Spring is the time when many of us think about planting tomatoes. I for one am always fascinated with the tomato- sprouting process when I've started them from seeds myself. But what I was completely mystified by a few weeks ago was discovering sprouts inside some tomatoes I had purchased from my local produce market. I had seen this a time or two before in store-bought tomatoes (never my own homegrown ones) and at the time determined I had just kept them around too long and they were overripe. That was probably true with my previous experiences, but this time, I knew I had purchased these tomatoes less than a week prior. Each time the tomatoes were of the on-the-vine variety.

When I saw these sprouts in the past, I scolded myself for not consuming my tomatoes fast enough, but gave them a second life in my compost bin. This time, I really really wanted to have the tomatoes with my breakfast, so I did a taste-test and although they didn't taste awesome, I deemed them edible enough to consume. However, a few hours later I regretted that decision since I experienced very similar symptoms to food poisoning. Although my symptoms did not last as long as other times when I have experienced food poisoning, it was still not the least bit fun.

I wasn't completely sure that the tomatoes were the culprit, so I did some investigation online and found several articles about tomatoes that had begun sprouting on the inside, otherwise known as vivipary. Vivipary is Latin for live birth and is the term for plants that begin growing while still inside or attached to the mother plant. According to an article on the University of Connecticut College of Agricultural and Natural Resources Extension site, it is common in certain varieties of tomatoes, peppers, apple, pears, and some citrus. Vivipary happens when the hormone controlling the seed dormancy is exhausted or runs out, letting the seed grow in the moist environment inside the fruit.

Apparently I had unknowingly created the perfect environment in my kitchen and had three tiny greenhouses sprouting tomatoes right on my counter. And these sprouts were about to pop right through the skin of the tomato, so I could have taken them out to my garden and planted them.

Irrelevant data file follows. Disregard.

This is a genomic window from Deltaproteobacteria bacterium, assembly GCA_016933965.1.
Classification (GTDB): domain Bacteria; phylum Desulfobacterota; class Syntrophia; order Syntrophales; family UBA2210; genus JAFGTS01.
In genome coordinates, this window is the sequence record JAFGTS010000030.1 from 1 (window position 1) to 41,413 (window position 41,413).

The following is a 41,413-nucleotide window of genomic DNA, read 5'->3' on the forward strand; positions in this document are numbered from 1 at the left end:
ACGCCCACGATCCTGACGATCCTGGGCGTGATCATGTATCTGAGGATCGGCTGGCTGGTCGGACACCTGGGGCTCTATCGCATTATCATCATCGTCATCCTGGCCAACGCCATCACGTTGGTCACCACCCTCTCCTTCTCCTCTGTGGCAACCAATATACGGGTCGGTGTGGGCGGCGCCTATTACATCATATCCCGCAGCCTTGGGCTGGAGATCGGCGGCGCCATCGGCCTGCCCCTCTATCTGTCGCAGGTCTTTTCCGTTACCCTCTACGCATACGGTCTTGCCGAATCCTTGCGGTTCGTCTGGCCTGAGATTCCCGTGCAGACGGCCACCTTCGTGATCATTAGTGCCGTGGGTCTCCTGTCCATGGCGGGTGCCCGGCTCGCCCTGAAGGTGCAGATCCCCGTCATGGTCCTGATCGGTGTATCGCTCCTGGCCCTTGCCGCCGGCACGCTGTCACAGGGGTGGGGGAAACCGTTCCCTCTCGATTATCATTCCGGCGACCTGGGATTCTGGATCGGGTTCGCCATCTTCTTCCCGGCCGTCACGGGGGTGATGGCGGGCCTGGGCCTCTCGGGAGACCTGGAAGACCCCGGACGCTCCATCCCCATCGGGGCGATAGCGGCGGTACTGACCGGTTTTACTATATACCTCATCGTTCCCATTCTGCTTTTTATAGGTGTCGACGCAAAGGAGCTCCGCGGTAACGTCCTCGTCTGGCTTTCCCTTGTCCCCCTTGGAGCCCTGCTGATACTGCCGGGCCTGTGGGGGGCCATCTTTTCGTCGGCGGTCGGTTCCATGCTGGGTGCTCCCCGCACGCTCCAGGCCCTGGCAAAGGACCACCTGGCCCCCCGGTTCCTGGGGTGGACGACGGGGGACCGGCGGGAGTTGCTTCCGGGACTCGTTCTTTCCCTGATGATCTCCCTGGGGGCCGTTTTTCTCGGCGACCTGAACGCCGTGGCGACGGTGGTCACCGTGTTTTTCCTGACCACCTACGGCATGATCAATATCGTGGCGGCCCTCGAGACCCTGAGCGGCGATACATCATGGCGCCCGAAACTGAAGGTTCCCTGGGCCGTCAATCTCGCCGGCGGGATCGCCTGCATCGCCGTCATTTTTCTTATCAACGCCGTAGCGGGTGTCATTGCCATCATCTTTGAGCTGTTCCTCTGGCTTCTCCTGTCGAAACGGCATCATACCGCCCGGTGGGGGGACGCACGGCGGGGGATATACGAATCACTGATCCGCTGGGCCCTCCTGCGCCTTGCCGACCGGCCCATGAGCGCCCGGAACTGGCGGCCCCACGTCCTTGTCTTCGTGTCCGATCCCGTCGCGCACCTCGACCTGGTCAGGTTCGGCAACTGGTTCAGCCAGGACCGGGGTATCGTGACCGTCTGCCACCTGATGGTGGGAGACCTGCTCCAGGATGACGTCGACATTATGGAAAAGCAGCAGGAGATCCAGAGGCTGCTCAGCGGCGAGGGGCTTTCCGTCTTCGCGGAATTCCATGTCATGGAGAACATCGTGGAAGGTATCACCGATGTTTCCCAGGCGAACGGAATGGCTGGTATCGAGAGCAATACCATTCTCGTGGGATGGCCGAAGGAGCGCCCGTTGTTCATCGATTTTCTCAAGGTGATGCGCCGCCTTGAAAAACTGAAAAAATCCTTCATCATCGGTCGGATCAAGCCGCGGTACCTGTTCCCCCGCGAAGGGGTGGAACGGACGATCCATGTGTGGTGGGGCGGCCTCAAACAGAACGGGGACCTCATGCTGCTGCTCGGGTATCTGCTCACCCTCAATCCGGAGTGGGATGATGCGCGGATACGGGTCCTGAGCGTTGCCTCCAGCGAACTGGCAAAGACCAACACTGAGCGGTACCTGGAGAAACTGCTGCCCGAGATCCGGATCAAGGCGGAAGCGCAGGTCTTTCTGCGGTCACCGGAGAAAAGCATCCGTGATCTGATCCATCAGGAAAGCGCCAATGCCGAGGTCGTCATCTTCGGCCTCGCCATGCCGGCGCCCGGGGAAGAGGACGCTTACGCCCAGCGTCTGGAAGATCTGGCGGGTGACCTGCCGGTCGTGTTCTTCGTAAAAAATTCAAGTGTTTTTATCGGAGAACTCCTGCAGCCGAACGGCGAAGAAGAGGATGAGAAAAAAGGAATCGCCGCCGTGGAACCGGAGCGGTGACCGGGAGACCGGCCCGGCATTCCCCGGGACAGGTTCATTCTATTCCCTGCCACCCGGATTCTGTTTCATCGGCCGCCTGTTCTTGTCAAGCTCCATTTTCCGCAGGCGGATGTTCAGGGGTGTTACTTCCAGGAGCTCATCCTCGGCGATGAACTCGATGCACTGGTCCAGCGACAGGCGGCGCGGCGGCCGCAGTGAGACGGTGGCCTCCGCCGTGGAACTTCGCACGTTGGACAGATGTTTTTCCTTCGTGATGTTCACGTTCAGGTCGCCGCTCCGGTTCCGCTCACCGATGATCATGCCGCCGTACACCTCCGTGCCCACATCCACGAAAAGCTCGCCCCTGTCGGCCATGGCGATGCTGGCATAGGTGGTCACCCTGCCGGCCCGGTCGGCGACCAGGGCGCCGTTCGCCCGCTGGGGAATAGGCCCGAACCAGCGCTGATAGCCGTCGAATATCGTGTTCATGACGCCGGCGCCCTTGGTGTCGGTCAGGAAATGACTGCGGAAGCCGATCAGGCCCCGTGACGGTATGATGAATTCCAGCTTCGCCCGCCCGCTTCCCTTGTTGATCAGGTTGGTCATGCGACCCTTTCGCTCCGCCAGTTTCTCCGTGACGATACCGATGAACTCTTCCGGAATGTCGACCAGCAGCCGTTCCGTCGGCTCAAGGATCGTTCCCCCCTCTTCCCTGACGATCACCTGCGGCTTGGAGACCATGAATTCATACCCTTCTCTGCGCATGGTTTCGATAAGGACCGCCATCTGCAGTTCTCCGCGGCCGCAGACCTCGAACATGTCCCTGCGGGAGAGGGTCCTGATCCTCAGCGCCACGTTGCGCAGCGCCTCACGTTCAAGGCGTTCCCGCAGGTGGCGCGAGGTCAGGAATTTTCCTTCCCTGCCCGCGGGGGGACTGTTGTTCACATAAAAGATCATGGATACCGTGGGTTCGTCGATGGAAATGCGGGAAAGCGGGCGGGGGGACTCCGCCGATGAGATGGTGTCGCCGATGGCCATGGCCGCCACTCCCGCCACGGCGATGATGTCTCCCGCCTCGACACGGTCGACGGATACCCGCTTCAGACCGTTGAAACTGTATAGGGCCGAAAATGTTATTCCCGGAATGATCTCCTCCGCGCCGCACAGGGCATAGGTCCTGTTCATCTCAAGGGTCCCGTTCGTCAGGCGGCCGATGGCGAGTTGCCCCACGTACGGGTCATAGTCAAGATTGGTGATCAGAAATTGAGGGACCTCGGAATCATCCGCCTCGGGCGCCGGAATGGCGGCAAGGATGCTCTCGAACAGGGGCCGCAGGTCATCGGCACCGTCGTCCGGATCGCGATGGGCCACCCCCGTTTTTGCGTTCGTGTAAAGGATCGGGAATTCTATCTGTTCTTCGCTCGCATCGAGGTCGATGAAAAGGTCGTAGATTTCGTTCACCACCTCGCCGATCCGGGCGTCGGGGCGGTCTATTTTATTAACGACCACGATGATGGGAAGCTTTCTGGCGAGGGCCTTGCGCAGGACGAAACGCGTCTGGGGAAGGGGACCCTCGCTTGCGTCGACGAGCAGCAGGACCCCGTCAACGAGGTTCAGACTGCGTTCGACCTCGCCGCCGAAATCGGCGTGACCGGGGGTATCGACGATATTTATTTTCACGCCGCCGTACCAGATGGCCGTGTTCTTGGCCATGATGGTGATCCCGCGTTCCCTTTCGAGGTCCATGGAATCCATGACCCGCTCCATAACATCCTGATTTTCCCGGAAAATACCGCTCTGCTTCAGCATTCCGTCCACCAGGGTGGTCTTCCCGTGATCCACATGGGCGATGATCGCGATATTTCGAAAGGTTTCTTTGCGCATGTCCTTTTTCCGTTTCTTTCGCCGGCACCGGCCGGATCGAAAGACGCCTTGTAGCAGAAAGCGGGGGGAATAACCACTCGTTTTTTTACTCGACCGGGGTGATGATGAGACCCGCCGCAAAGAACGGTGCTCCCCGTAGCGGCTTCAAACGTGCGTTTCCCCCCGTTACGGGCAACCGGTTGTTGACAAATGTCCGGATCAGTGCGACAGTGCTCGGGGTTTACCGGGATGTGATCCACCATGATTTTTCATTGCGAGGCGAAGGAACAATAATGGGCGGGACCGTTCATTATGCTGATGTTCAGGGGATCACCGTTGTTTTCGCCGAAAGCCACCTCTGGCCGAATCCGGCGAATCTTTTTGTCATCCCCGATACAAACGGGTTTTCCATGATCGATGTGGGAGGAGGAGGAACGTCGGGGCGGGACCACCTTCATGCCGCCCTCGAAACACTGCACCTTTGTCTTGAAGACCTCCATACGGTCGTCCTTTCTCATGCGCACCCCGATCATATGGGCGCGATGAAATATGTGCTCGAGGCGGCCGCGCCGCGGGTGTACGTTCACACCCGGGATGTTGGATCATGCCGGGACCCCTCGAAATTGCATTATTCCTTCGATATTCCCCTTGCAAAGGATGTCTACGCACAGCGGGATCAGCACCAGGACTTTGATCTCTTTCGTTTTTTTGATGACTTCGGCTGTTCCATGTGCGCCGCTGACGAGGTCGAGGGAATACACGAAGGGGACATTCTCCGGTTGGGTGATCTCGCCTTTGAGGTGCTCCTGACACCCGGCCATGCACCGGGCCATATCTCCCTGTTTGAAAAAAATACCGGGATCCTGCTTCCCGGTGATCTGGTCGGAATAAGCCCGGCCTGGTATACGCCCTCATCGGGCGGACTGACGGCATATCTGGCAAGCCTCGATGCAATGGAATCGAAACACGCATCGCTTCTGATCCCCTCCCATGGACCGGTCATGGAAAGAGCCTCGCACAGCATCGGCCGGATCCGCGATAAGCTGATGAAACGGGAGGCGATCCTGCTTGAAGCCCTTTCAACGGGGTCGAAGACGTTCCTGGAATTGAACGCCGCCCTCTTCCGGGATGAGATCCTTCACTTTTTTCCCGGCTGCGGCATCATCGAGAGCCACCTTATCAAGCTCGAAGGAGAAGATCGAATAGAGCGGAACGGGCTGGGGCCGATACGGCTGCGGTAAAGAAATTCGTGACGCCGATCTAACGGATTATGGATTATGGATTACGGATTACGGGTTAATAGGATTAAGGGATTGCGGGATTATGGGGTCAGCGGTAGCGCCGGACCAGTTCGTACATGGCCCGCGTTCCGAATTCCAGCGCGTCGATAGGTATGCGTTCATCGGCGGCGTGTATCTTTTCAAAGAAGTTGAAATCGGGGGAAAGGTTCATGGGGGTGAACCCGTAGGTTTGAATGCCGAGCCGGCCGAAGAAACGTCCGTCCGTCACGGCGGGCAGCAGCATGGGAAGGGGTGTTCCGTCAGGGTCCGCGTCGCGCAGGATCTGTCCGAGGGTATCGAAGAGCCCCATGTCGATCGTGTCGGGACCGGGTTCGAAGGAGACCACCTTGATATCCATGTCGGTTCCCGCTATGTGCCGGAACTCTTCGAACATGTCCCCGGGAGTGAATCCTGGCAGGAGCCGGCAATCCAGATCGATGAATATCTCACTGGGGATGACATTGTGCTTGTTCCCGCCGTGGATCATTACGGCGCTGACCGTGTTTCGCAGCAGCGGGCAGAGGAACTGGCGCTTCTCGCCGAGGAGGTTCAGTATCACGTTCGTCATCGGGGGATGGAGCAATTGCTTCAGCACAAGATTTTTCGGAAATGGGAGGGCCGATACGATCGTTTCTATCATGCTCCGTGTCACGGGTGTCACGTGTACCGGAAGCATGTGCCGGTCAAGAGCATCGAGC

But the mystery remained … were these sprouts what caused me to become ill? I didn't find much information to support that theory, but since there were at least a few stories of these sprouts being potentially toxic and some people becoming ill, then it must be true, right? Well, since I couldn't connect my illness with anything else I ate, and since my dining companion did not become ill after we ate exactly the same meal except for the tomatoes, then I have concluded that the sprouts are the culprit. I have vowed to never let my future tomatoes get too ripe, and if they do, never to let sproutlings cross my lips again. Tomato Consumers Beware!


7 comments on “ Tomatoes seeds germinating inside the tomato! ”

Ew!
It looks worse in a tomato.
An avocado tree in my mother’s garden produced avocados with roots dangling from them. The big fruit too so long to ripen that the seeds germinated first. The fruits were fine of course. They just looked silly.

An immaculate conception! Best wishes to you and Elodie for a wonderful holiday season. — Sherry

That’s crazy! I just had a couple tomatoes do that also! There must be some sort of natural trigger that made that happen to us at the same time. It’s happened to me a few times before, but I don’t recall what time of year it was. Note: from previous experience I can tell you that eating them that way isn’t pleasant, it’s not terrible either, but I wouldn’t purposely eat one that way again,

Actually it can happen when the tomato has been sitting out too long. Excerpt from the link in my post:
“Seeds contain a hormone that repress the germination process. This is a necessity, as it keeps the seeds from germinating when conditions aren’t favorable and missing their shot to become plants. But sometimes that hormone runs out, like when a tomato sits around on the counter for too long”

Can they be used to be planted please, will they be a poorer quality product ?

Well since they are inside the tomato, I’m not sure if you could take the sprouted seedling and transplant it into some soil mix. Not sure it would survive. AS far as if they would be poorer quality, I don’t know that either. Sorry.